July 25: Back at the ole’ Homestead Museum


Crab legs, anyone?  This looks like the size they catch on “Deadliest Catch”!  For those of you who don’t know what that is, it is a TV show about crab fishermen in the Bering Sea.026

These birds are puffins.  Jerry saw some, along with sea otters, resting on floating Sargasso mats when he went on his halibut charter.035

This is a snowy owl.  The diorama background was painted by a local man.  It looks very realistic.031

I know we have mentioned burls before.  They are the growths on certain types of tree trunks.  They are often used to make beautiful bowls such as this one which is approximately 18″ across.032

This is one example of a seal oil lamp.  They used dried grasses and other vegetation rolled up to make a wick.033

This lamp is made of marble (very fancy), but unfortunately it looks like a bedpan to me. (Jerry told me not to say that.)042

Outside there were two fishing boats displayed.  The first was the Bristol Bay fishing boat which used gill nets to gather the fish.  There were canneries all over this area at the time.043

This is the Bristol Bay fishing boat.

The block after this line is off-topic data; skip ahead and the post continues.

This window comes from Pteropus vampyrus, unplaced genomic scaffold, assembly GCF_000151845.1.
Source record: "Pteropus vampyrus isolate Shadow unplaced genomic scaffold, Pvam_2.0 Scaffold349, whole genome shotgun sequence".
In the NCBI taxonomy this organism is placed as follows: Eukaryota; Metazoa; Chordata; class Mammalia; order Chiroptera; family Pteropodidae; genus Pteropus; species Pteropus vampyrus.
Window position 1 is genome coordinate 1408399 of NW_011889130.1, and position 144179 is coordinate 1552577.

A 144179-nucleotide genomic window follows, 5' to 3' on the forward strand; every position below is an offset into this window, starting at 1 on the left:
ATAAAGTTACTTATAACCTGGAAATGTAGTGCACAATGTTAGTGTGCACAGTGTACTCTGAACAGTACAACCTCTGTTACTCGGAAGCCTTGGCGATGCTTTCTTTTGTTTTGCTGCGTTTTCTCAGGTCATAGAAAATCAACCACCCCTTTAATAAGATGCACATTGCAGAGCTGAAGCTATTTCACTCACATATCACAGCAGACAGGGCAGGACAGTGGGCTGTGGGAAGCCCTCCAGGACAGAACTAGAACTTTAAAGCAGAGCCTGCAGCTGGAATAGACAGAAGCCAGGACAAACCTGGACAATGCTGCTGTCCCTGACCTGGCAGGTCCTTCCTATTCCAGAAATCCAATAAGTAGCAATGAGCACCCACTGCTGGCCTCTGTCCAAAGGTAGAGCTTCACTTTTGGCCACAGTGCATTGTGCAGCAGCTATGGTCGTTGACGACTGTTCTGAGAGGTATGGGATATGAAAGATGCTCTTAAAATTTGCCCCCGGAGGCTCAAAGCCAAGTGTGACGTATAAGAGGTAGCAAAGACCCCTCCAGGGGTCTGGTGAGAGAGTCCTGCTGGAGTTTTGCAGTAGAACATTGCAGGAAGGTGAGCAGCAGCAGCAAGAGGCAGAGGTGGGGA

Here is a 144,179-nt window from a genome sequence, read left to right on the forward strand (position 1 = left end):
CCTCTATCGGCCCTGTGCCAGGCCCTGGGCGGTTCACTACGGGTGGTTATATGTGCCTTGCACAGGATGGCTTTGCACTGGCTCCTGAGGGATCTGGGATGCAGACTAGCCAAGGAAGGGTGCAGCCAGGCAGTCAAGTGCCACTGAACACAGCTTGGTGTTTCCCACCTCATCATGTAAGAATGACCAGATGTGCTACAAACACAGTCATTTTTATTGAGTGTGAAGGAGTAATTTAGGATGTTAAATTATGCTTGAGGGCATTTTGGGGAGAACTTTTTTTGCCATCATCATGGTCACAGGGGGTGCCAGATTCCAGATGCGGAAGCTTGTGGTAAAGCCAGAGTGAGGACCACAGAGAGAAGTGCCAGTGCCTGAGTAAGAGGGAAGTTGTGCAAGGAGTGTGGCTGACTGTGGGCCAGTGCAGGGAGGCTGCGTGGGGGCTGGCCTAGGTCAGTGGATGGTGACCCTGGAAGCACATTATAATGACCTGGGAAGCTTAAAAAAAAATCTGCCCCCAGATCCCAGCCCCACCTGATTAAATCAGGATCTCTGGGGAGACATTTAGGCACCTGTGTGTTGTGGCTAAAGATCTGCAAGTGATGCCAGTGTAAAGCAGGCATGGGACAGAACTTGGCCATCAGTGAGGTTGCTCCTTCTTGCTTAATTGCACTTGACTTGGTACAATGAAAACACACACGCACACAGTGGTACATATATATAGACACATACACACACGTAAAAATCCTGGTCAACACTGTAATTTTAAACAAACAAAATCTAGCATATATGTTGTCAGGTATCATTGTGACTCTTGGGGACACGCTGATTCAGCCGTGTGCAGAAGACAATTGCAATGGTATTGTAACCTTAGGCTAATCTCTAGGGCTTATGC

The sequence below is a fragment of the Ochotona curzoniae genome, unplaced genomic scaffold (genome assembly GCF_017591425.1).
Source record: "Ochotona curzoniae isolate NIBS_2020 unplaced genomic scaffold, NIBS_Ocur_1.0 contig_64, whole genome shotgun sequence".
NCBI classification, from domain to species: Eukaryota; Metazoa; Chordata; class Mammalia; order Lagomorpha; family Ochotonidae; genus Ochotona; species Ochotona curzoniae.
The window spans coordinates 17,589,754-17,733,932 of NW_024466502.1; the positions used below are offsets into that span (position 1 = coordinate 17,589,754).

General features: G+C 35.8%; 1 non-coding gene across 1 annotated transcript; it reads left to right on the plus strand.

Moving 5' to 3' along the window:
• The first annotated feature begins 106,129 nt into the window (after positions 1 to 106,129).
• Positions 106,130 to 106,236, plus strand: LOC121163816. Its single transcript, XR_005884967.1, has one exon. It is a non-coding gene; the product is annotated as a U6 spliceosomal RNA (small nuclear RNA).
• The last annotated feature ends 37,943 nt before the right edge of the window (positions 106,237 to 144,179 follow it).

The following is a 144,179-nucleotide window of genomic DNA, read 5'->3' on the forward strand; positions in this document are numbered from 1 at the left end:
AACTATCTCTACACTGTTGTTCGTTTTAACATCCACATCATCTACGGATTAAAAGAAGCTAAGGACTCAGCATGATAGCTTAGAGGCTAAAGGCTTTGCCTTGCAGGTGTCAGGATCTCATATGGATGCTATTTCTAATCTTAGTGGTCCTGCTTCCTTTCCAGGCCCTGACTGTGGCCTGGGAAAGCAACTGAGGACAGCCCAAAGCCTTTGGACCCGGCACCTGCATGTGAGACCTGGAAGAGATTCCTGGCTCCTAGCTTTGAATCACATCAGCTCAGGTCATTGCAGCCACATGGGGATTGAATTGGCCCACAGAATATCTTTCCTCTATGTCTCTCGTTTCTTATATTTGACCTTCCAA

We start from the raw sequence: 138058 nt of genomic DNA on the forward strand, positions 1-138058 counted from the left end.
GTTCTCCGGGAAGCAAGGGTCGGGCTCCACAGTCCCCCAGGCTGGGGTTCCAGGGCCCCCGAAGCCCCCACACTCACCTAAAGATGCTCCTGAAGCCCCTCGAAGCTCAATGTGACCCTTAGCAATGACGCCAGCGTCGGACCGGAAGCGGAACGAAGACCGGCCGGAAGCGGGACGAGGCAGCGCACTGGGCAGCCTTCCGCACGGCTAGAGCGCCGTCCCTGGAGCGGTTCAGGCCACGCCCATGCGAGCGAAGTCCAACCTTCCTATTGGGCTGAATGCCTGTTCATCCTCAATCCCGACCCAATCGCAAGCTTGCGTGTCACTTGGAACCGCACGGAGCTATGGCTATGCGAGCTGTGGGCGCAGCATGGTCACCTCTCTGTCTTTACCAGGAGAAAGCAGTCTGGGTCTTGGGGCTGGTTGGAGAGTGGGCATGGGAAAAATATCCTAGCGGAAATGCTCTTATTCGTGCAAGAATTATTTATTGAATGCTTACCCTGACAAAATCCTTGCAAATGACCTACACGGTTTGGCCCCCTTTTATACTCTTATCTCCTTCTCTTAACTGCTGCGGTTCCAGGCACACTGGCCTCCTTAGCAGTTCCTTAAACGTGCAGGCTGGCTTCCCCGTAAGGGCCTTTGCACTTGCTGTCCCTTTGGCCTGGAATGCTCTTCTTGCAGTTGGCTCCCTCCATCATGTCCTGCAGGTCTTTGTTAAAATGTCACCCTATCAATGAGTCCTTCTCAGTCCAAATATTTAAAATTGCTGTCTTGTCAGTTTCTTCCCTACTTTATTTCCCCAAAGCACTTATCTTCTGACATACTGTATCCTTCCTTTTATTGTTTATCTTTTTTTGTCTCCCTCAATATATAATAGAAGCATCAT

This is another type of fishing boat which used nets that drew up like purse strings to catch the fish.  045

Notice the “ribs” inside the boat.  Each pair was made from the “knees” of a single birch tree.  First the tree was chopped down and taken to the mill to be made into planks for the sides of the boat.  Then the “knees” of the tree, the part where the trunk meets a large root on each side, were used to make the ribs.  See next picture.044A template was place over the knee to cut out the ribs. Because each pair of ribs came from a single tree, they were balanced perfectly.

More tomorrow on building styles of log cabins.  I never knew there was more than one way to build a log cabin.008

This has nothing to do with homesteading or fishing.  It is a sapphire lobelia that I thought was just gorgeous.  The color is so vibrant.


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